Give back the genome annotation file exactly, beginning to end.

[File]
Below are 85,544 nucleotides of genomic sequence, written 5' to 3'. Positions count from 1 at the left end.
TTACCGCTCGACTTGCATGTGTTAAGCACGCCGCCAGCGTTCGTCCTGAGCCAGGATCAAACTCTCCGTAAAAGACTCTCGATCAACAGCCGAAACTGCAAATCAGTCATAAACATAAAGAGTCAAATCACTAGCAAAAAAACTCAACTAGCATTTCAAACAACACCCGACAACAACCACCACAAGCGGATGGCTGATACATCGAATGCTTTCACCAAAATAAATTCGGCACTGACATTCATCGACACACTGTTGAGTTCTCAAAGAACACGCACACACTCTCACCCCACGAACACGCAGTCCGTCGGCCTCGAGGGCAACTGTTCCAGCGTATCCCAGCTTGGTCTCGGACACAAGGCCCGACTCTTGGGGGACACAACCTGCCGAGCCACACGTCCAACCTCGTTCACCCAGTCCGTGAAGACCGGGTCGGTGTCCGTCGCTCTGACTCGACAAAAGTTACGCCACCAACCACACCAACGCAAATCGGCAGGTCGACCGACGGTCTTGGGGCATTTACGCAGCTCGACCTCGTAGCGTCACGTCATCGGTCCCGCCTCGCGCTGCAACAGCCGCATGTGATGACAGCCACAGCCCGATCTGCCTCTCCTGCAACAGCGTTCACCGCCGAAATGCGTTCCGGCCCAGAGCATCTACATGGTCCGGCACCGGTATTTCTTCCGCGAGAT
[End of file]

Below are 85,544 nucleotides of genomic sequence, written 5' to 3'. Positions count from 1 at the left end.
TTACCGCTCGACTTGCATGTGTTAAGCACGCCGCCAGCGTTCGTCCTGAGCCAGGATCAAACTCTCCGTAAAAGACTCTCGATCAACAGCCGAAACTGCAAATCAGTCATAAACATAAAGAGTCAAATCACTAGCAAAAAAACTCAACTAGCATTTCAAACAACACCCGACAACAACCACCACAAGCGGATGGCTGATACATCGAATGCTTTCACCAAAATAAATTCGGCACTGACATTCATCGACACACTGTTGAGTTCTCAAAGAACACGCACACACTCTCACCCCACGAACACGCAGTCCGTCGGCCTCGAGGGCAACTGTTCCAGCGTATCCCAGCTTGGTCTCGGACACAAGGCCCGACTCTTGGGGGACACAACCTGCCGAGCCACACGTCCAACCTCGTTCACCCAGTCCGTGAAGACCGGGTCGGTGTCCGTCGCTCTGACTCGACAAAAGTTACGCCACCAACCACACCAACGCAAATCGGCAGGTCGACCGACGGTCTTGGGGCATTTACGCAGCTCGACCTCGTAGCGTCACGTCATCGGTCCCGCCTCGCGCTGCAACAGCCGCATGTGATGACAGCCACAGCCCGATCTGCCTCTCCTGCAACAGCGTTCACCGCCGAAATGCGTTCCGGCCCAGAGCATCTACATGGTCCGGCACCGGTATTTCTTCCGCGAGAT